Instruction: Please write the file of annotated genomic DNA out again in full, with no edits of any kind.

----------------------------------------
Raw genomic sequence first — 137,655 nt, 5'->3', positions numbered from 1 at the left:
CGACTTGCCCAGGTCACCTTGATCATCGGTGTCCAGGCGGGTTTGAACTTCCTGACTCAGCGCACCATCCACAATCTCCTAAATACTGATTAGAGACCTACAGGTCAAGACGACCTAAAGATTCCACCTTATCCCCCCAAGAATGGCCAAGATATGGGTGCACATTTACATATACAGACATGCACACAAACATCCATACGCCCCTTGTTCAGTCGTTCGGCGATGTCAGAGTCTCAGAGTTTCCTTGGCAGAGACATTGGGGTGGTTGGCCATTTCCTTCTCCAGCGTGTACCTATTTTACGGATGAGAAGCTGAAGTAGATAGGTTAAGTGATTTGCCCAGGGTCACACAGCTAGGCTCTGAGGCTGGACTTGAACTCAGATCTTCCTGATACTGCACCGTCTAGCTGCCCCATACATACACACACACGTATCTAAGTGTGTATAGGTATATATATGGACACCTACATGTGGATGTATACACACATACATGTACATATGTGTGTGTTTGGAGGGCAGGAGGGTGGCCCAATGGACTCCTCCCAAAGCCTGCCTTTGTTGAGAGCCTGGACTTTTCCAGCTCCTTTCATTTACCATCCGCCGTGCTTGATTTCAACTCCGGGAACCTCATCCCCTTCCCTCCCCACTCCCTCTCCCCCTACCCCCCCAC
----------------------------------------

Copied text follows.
Raw genomic sequence first — 137,655 nt, 5'->3', positions numbered from 1 at the left:
CGACTTGCCCAGGTCACCTTGATCATCGGTGTCCAGGCGGGTTTGAACTTCCTGACTCAGCGCACCATCCACAATCTCCTAAATACTGATTAGAGACCTACAGGTCAAGACGACCTAAAGATTCCACCTTATCCCCCCAAGAATGGCCAAGATATGGGTGCACATTTACATATACAGACATGCACACAAACATCCATACGCCCCTTGTTCAGTCGTTCGGCGATGTCAGAGTCTCAGAGTTTCCTTGGCAGAGACATTGGGGTGGTTGGCCATTTCCTTCTCCAGCGTGTACCTATTTTACGGATGAGAAGCTGAAGTAGATAGGTTAAGTGATTTGCCCAGGGTCACACAGCTAGGCTCTGAGGCTGGACTTGAACTCAGATCTTCCTGATACTGCACCGTCTAGCTGCCCCATACATACACACACACGTATCTAAGTGTGTATAGGTATATATATGGACACCTACATGTGGATGTATACACACATACATGTACATATGTGTGTGTTTGGAGGGCAGGAGGGTGGCCCAATGGACTCCTCCCAAAGCCTGCCTTTGTTGAGAGCCTGGACTTTTCCAGCTCCTTTCATTTACCATCCGCCGTGCTTGATTTCAACTCCGGGAACCTCATCCCCTTCCCTCCCCACTCCCTCTCCCCCTACCCCCCCAC